As the holidays return to some semblance of normalcy this year, I am beginning my preparations by stockpiling presents before the supply and demand problem wipes out the Target toy aisle, losing my pandemic weight in time to gain it back during the holidays, and, most importantly, confirming one of my favorite holiday pastimes: spending time with my ex-husband and his wife. Yes, that is right: I like spending time with my ex-husband and his wife. When I tell people our visits together are one of the best parts of the holiday season, it always creates quite a shock factor, but it is true.
It would seem absolutely crazy that after all the energy and effort it takes to extricate one’s self from their partner, one would voluntarily spend the holidays together — yet, here we are. There are a few reasons that brought us to this place, but the biggest one is that we share an incredible 10-year-old daughter and she deserves to have both her parents together for the major holidays.
Of course, all of this only works because her dad and I actually like each other, probably more than we did when we were married. Even more importantly, I really like his wife and her family. They make my daughter and my new family feel part of their family, and with most of my family living in Israel, her family has become our family. My daughter also loves her stepmom and wants to emulate many of her traits — especially the creative ones that I sorely lack. I am glad that she has a role model in areas I do not excel in. Otherwise, her creative influence would have ended after she finished pre-school, as the novelty of my stick figures would have lasted but so long. Her stepmom is incredibly creative and my daughter always looks forward to receiving a handmade gift or making arts and crafts at her house.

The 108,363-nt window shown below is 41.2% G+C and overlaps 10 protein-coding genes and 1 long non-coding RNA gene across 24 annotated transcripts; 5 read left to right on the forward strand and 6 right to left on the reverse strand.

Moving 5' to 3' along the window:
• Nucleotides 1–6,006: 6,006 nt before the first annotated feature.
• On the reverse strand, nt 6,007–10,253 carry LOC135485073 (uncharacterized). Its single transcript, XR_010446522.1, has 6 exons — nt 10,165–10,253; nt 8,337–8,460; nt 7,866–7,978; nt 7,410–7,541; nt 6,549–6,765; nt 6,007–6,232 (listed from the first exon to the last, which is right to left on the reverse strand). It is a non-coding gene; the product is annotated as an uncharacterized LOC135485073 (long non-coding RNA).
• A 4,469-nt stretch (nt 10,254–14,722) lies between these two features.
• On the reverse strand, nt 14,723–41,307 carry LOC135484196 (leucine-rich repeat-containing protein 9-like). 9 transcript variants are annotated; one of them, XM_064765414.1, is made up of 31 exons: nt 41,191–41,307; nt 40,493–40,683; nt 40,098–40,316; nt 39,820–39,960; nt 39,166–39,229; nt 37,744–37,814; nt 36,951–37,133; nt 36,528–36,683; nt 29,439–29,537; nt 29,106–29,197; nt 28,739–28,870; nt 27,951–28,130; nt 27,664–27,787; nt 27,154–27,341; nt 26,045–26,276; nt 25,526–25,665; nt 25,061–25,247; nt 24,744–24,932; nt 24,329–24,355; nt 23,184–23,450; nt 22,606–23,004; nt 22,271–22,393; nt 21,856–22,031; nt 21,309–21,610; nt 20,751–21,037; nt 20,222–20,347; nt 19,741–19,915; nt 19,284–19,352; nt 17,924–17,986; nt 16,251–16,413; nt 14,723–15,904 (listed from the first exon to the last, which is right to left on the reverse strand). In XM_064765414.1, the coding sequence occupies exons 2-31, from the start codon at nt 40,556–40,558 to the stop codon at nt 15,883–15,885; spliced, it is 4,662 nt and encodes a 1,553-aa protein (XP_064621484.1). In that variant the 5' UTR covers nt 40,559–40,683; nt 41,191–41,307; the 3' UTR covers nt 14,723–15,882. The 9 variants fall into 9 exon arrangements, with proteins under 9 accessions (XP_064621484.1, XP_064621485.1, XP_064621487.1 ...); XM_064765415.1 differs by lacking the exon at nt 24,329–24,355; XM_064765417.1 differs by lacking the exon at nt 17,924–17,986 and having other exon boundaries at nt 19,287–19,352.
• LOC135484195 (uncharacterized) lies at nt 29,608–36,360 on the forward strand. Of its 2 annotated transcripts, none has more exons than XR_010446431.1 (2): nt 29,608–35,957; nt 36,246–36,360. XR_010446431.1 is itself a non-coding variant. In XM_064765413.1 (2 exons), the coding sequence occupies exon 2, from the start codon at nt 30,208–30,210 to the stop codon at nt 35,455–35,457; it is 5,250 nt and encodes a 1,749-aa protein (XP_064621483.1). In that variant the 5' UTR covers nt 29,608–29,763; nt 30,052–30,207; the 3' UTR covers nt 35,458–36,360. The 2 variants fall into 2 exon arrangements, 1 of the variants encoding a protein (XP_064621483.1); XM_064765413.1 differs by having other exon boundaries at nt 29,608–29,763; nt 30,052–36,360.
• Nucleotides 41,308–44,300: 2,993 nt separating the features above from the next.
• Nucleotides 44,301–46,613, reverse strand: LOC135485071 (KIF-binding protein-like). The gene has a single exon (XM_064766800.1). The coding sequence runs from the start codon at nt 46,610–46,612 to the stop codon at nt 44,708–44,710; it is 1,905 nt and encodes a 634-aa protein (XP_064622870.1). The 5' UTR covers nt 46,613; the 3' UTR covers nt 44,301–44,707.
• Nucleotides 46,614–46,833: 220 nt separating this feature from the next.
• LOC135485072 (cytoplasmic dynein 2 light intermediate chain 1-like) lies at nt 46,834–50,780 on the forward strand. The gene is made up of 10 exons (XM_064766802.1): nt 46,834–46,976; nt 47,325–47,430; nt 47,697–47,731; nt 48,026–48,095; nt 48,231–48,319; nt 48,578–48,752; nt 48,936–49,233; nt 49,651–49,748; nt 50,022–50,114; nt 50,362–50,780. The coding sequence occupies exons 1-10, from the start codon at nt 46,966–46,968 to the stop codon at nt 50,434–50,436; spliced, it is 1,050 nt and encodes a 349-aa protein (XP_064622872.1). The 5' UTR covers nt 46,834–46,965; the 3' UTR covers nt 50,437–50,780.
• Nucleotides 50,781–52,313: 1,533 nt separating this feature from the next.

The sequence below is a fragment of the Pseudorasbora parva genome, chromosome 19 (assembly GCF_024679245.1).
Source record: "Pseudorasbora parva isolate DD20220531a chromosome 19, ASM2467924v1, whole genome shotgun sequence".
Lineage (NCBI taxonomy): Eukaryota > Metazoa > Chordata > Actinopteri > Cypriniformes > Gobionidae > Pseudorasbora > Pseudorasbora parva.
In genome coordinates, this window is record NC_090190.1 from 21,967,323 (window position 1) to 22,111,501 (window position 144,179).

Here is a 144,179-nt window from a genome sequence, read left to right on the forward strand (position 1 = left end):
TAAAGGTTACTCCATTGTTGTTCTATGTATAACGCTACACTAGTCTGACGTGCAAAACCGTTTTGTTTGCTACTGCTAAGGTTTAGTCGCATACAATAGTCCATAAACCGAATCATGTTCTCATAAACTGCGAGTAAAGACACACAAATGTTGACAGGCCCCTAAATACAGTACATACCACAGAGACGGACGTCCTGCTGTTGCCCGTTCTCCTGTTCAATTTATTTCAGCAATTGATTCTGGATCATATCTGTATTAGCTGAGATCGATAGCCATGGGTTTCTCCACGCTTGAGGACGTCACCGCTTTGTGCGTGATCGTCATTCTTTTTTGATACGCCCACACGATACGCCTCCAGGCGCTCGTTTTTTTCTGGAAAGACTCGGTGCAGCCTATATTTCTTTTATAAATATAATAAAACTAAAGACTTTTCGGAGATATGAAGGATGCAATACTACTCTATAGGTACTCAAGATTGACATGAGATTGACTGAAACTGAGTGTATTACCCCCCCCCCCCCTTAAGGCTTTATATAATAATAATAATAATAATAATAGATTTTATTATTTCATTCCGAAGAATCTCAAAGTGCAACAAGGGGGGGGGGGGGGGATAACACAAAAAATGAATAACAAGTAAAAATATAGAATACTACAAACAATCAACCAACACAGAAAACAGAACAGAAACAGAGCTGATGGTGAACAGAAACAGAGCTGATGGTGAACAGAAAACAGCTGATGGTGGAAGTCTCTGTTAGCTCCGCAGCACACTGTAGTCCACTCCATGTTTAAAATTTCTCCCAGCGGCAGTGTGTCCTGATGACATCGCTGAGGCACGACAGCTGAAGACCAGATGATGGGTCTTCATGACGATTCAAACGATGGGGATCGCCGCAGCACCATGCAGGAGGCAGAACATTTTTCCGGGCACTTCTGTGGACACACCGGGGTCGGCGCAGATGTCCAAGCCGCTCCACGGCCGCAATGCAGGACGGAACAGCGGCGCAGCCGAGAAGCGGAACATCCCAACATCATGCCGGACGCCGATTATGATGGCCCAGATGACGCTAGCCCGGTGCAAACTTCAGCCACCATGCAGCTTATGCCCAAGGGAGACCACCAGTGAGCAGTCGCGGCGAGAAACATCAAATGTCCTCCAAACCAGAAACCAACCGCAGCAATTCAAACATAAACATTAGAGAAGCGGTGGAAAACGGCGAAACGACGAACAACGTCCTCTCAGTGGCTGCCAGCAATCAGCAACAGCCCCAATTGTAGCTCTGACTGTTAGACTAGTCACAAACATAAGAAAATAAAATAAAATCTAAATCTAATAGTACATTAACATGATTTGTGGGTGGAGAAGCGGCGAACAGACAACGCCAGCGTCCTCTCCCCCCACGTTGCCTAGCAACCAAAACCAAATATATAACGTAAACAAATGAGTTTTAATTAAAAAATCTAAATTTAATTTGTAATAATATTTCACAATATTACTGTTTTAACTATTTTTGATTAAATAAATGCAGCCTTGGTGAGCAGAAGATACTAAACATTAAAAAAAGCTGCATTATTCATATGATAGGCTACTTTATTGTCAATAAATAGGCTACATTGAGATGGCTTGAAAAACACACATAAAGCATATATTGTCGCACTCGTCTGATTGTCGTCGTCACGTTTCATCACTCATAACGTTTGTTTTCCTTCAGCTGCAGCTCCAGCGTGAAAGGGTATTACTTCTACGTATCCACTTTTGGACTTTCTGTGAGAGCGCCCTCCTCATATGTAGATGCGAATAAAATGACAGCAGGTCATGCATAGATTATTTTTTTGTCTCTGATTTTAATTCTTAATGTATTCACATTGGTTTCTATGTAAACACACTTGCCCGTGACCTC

I am fortunate because we get along, and that cohesive unit has been so incredibly important for my daughter. She is surrounded by people she loves and who love her back. She does not have to worry about who gets her on which holiday. Her dad comes to us for the major Jewish holidays and we go to his wife’s family for Christmas Eve. Her Christmas Eve celebration includes myself, my husband, my ex-husband, his wife and all her siblings and their children. This gives my daughter an instant set of cousins to play with and love. As further proof of their connection, her step-grandmother signs my daughter’s presents: “love, grandma.” She truly sees my daughter as another grandkid.
I know that this strategy is a reach for many divorced parents. My heart breaks for ex-partners who cannot be in the same room together much less celebrate holidays together. In the end, the kids suffer and inevitably lose out. Kids do not want to have to choose which parent to spend the Seder with — or worse, be regulated by a court order.
Her dad and I were not meant to be together. We know that and we are more than OK with it. He ended up with a wonderful wife who loves my daughter. I ended with someone I love, someone who treats my daughter as his own. And, in case you are wondering, we go on summer vacations with my husband’s ex-wife, too. In fact, this year, due to logistical reasons, the summer vacation included just she and I and our two girls. We had a great time and will continue our tradition next year.
There is something to be said about the tie that binds. Once the initial trauma of the separation subsides, we were all ready to adopt a new blended family approach. In the end, this is why the holidays with my ex is one of the most wonderful times of the year.